Two years removed from the 2016 flood, the three worst-affected parishes in the Baton Rouge area have had mixed population changes, with East Baton Rouge falling and Ascension and Livingston growing or rebounding, new census data show.
East Baton Rouge Parish continued to see a small decline in population while Livingston's population came back after a fall in 2017. Ascension's population never stopped growing, though modestly, the new data show.
The U.S. Census Bureau released its latest population estimates for counties and parishes a minute after midnight Thursday. The data reflect the estimate as of July 1, more than nine months ago.
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At that point, Ascension Parish was the fastest-growing parish in the nine-parish Baton Rouge metropolitan statistical area both since the flood and since last year. East Baton Rouge and East Feliciana parishes were in a virtual dead heat for the fastest population losses, though small.
Ascension was also the fastest-growing parish in the state between 2017 and 2018, slightly overtaking St. Bernard Parish by a hundredth of a percentage point. Livingston was slightly behind in third with growth of 1.1 percent, the data show.
Statewide, Louisiana's population fell slightly between 2017 and 2018, though it's still up from 2010, at 4.66 million, according to previously released data.
Across the Baton Rouge statistical region, population grew slightly over 2017 but is down slightly since 2016 at 831,411 people. Other parishes in the area are East Feliciana, Iberville, Pointe Coupee, St. Helena, West Baton Rouge and West Feliciana.
East Baton Rouge Parish's population fell six-tenths of percentage point since 2017 and 1.1 percent since July 1, 2016, just more than a month before the August 2016 flood inundated tens of thousands of homes in the Baton Rouge and Lafayette areas and parts of the Florida Parishes.
East Baton Rouge's population was 440,956 people as of mid-2018, the latest estimates show.
East Feliciana's population, with just 4 percent of East Baton Rouge's population, fell at very similar rates the past two years, standing at 19,035 by mid-2018.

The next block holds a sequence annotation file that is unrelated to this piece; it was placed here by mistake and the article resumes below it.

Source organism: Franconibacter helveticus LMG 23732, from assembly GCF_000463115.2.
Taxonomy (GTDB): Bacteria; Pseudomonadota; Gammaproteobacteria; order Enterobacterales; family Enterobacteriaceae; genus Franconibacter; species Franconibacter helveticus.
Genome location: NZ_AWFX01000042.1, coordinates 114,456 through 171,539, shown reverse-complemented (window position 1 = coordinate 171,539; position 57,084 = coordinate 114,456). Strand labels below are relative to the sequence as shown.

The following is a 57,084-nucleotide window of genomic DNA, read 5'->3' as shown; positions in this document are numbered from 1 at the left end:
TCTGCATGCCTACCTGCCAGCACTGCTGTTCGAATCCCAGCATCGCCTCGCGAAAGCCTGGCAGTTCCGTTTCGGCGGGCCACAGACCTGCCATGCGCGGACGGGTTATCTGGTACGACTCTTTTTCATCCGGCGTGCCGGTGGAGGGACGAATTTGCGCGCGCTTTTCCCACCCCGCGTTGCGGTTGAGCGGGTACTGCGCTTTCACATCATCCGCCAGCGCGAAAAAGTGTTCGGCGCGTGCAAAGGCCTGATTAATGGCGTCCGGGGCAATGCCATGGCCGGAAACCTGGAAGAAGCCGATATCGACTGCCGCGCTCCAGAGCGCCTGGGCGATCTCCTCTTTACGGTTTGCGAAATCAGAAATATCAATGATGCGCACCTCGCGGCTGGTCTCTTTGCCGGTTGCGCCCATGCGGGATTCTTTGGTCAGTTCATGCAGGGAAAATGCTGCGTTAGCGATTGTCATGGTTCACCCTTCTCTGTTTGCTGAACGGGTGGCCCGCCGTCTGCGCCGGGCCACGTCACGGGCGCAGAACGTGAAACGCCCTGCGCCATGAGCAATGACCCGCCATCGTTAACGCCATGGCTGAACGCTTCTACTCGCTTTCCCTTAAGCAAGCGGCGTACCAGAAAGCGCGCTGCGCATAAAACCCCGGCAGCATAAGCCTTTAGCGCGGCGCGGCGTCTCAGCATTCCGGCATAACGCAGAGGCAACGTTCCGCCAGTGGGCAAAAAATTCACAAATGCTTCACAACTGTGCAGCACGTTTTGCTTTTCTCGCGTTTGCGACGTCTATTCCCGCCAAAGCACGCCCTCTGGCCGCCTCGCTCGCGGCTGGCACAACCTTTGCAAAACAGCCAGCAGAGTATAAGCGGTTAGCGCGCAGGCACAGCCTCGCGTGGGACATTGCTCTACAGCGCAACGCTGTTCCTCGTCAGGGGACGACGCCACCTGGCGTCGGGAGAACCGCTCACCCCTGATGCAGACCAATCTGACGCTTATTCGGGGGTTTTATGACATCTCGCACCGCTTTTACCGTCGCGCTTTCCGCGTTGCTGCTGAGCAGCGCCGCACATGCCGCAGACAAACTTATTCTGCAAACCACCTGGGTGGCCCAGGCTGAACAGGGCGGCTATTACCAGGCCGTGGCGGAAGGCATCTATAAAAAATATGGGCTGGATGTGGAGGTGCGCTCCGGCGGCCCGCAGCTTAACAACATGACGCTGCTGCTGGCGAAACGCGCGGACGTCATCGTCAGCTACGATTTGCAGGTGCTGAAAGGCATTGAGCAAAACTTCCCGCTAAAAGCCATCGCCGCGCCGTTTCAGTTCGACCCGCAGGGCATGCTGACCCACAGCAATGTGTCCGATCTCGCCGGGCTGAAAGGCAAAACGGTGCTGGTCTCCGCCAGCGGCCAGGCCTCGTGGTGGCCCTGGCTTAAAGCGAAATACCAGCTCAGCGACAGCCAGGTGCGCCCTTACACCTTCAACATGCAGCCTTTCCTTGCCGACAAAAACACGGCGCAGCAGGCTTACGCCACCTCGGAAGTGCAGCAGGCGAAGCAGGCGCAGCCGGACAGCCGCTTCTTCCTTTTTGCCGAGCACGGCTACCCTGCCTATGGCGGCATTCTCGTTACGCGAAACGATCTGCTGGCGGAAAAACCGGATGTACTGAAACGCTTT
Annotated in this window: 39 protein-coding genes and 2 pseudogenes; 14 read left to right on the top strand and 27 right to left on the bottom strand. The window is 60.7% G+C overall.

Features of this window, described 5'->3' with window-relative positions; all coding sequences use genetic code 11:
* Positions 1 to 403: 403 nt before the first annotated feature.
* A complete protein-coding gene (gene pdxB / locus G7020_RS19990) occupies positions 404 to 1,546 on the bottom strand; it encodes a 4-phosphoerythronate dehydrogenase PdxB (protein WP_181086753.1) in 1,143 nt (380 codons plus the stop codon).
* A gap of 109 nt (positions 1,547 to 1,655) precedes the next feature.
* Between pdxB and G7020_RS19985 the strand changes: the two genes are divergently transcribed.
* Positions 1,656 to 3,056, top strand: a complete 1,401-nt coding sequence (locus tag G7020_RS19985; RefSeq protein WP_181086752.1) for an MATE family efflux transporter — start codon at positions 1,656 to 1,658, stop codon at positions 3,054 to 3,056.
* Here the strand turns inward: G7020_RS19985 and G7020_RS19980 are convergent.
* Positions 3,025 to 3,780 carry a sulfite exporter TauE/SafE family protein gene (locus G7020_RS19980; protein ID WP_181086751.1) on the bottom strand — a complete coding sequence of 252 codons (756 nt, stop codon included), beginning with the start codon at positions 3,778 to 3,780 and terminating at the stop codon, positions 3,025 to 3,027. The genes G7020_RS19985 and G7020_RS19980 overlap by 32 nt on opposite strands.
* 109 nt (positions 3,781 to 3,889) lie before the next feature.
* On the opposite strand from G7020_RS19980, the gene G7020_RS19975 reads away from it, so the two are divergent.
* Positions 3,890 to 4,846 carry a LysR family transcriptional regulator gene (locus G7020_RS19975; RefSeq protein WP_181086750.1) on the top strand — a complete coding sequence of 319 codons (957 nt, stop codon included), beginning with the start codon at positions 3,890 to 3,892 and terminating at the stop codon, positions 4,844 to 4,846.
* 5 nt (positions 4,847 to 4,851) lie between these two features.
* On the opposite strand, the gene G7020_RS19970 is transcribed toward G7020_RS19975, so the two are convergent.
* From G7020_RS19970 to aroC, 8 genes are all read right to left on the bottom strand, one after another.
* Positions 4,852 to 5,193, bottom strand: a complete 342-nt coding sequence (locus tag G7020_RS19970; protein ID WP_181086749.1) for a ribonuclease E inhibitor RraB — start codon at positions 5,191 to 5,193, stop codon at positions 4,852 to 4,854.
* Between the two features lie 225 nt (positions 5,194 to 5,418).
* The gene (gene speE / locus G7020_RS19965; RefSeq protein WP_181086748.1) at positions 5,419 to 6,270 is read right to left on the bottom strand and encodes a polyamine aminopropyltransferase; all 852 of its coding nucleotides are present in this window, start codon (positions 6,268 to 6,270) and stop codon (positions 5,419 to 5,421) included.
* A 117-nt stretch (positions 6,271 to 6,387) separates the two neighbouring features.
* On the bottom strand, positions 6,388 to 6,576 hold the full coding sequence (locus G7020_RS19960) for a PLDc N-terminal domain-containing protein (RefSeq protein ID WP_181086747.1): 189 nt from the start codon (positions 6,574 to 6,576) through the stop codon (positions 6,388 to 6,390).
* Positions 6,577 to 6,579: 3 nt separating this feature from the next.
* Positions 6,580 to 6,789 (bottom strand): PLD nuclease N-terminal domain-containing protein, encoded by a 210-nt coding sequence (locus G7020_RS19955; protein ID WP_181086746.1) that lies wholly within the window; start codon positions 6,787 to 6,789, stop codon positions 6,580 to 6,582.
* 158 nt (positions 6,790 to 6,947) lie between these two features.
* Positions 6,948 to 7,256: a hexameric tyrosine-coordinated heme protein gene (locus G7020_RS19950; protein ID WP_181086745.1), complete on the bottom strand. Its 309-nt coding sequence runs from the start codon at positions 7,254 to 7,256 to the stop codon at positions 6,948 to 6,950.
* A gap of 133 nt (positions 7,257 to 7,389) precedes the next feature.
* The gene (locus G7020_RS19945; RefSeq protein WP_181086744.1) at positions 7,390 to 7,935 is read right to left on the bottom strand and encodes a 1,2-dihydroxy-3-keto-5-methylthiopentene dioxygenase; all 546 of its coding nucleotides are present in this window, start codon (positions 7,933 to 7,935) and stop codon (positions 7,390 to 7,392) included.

Meanwhile, Ascension's population grew 1.3 percent since mid-2017 and nearly 2.6 percent since July 1, 2016, rising to 124,672 people from 121,520 in mid-2016.
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West Baton Rouge and West Feliciana parishes were the only other parishes in the statistical area to show population growth since 2016, increasing by 2 percent and 1 percent, respectively.
West Baton Rouge had 26,427 people as of mid-2018, while West Feliciana had 15,460. West Baton Rouge grew last year by slightly less than a percentage point but that was enough to rank it seventh in the state in terms of rate of growth year to year.
Livingston, which had devastating flooding in Denham Springs, Walker and elsewhere, saw its population drop 1.4 percent between 2016 and 2017, falling from 139,970 to 138,038. In 2018, the parish recovered almost all of that loss, growing to 139,567 people, the new data show.
Hidden within the latest information were revisions of old population estimates from prior years. These new changes also had mixed effects on Baton Rouge-area parishes. In East Baton Rouge, the revision cut the parish's population figures further than they had been reported just a year ago.
One way of measuring those effects is to consider how the revisions have affected population estimates since the 2010. The new data show East Baton Rouge has grown only 0.7 percent between mid-2010 and mid-2017.
The old data had pegged that increase at 1.3 percent. The bottom line is the revisions lowered East Baton Rouge's previously reported population in 2017 by 2,661 people, falling from 446,268 to 443,607.
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Then, the new estimates for 2018 cut the parish's population further, by another 2,651 people.
In contrast, the revisions served to boost Ascension's population for prior years compared with what had previously been reported, but only slightly.
In 2017, the original data had the parish's population at 122,948. With the revisions, the total for 2017 rose by 80 people to 123,028. The change had the side effect of slightly muting the rate of growth for 2018 that Ascension would have seen had the old 2016 or 2017 population totals remained.
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A census bureau spokesman said the agency sometimes makes revisions but did not offer a reason why those had been made for the Baton Rouge area or whether they were related to the flood in 2016.
Advocate reporter Jeff Adelson contributed to this report.